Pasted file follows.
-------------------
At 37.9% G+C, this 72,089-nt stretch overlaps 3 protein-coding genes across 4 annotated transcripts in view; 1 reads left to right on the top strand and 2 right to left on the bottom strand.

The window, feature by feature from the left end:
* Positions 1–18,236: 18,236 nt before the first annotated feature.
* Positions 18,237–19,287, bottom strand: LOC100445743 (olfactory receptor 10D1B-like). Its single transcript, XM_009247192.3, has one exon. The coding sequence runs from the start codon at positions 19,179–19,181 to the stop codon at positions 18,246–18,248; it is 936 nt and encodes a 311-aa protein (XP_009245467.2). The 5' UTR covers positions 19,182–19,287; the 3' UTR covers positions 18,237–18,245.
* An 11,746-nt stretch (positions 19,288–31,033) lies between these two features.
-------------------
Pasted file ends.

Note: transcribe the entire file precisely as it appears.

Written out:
At 37.9% G+C, this 72,089-nt stretch overlaps 3 protein-coding genes across 4 annotated transcripts in view; 1 reads left to right on the top strand and 2 right to left on the bottom strand.

The window, feature by feature from the left end:
* Positions 1–18,236: 18,236 nt before the first annotated feature.
* Positions 18,237–19,287, bottom strand: LOC100445743 (olfactory receptor 10D1B-like). Its single transcript, XM_009247192.3, has one exon. The coding sequence runs from the start codon at positions 19,179–19,181 to the stop codon at positions 18,246–18,248; it is 936 nt and encodes a 311-aa protein (XP_009245467.2). The 5' UTR covers positions 19,182–19,287; the 3' UTR covers positions 18,237–18,245.
* An 11,746-nt stretch (positions 19,288–31,033) lies between these two features.